One of the defining site characteristics is the elevated rail carrying the 4 train that runs in front of the site. The other is the proximity to Mulally Park to the south. Each of these characteristics play major roles in the building design and massing.
The base of the building is 24’ high along the entire street frontage beneath the elevated rail. Above that, the building sets back significantly, as much as 30’, to push the residential units as far away from the elevated railway as possible.
To take advantage of the southern exposure and the views and towards Manhattan, the “back” of the building becomes the front with the main residential terrace facing that direction. To further emphasize this orientation, double-height lounges are provided on every other floor of the residential tower, placed on the south-western corner of the building.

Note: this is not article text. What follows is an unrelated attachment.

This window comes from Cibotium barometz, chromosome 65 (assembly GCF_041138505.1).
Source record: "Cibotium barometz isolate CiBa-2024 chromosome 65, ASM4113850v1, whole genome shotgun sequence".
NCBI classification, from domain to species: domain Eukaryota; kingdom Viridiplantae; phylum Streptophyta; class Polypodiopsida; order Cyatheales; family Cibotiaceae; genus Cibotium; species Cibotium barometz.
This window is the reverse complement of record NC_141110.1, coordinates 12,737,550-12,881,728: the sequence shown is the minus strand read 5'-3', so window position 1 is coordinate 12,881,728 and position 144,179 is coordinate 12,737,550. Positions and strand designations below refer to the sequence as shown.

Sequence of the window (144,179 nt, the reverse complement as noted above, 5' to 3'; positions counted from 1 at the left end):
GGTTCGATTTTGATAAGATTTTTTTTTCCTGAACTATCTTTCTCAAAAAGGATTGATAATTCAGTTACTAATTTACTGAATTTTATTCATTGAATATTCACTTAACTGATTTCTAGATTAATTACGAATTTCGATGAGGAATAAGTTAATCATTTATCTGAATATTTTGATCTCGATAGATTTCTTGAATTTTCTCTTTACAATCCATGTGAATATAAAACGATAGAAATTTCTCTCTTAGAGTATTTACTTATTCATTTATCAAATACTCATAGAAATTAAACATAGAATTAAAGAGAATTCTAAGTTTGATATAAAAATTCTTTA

To mitigate the height of the building, careful attention was given to the massing and façade design. In the lower portion of the building, three different window modules are used to create an alternating rhythm. Blue window surrounds are utilized at the smallest of the windows creating depth and a secondary pattern which breaks down the scale and allows the eye to move along the façade without having either the vertical scale or the horizontal scale overwhelm the senses. Above this alternating pattern, the building sets back for the final four floors where a more regular pattern provides a background and caps off the building.
In the lower portion of the building, three different window modules are used to create an alternating rhythm
The form of the ceiling system is an echo of the double-height lounge massing in the tower above. The ceiling also acts as a pathway marker from the entry to the elevators. At the second floor amenity space, this wood detailing is picked up in the hallway niches and the ceiling design of the corridor.
Art Gallery and seating niches in the amenity floor corridor spaces
Double-height lounge interiors connecting two floors of housing together